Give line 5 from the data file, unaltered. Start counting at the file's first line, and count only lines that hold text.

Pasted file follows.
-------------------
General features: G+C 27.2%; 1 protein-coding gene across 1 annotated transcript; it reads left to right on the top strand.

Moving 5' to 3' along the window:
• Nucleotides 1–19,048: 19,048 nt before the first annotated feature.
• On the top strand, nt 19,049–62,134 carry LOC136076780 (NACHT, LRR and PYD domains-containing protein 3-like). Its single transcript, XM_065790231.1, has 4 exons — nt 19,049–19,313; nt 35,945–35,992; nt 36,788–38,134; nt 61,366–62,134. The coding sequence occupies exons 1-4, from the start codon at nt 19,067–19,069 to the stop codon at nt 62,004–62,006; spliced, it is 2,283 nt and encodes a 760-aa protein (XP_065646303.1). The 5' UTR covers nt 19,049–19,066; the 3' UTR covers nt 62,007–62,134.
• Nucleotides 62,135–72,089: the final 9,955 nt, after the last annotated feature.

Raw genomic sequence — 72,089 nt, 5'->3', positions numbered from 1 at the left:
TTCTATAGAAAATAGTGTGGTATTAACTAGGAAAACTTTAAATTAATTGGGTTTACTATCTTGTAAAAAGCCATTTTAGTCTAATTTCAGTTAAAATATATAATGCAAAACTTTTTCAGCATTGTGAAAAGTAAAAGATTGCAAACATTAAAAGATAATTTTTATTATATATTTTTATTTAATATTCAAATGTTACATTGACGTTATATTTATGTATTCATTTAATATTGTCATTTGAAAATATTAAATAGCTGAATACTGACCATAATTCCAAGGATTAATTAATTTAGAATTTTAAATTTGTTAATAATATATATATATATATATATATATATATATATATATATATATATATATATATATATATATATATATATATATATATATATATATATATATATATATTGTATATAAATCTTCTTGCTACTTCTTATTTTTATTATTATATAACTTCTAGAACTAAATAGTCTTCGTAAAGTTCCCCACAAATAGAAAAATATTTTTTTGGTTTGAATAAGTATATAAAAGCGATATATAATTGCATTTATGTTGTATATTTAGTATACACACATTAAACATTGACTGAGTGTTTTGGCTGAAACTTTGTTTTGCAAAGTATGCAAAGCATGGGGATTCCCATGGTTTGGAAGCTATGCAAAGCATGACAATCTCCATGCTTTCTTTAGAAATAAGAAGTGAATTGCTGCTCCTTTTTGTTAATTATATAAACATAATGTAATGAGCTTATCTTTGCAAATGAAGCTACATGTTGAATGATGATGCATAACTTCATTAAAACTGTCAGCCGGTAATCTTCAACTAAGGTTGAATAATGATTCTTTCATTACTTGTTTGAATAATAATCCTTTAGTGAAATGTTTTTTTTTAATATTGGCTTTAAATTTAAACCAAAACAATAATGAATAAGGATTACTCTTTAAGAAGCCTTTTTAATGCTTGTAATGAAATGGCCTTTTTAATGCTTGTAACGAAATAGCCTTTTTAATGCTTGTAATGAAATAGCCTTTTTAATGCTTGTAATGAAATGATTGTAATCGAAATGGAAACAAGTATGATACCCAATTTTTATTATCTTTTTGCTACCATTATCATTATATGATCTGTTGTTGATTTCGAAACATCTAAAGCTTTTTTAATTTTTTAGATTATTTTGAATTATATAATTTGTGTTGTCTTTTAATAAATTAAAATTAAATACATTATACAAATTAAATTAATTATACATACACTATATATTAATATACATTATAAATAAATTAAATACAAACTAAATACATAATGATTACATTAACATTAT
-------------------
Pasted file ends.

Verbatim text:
• Nucleotides 62,135–72,089: the final 9,955 nt, after the last annotated feature.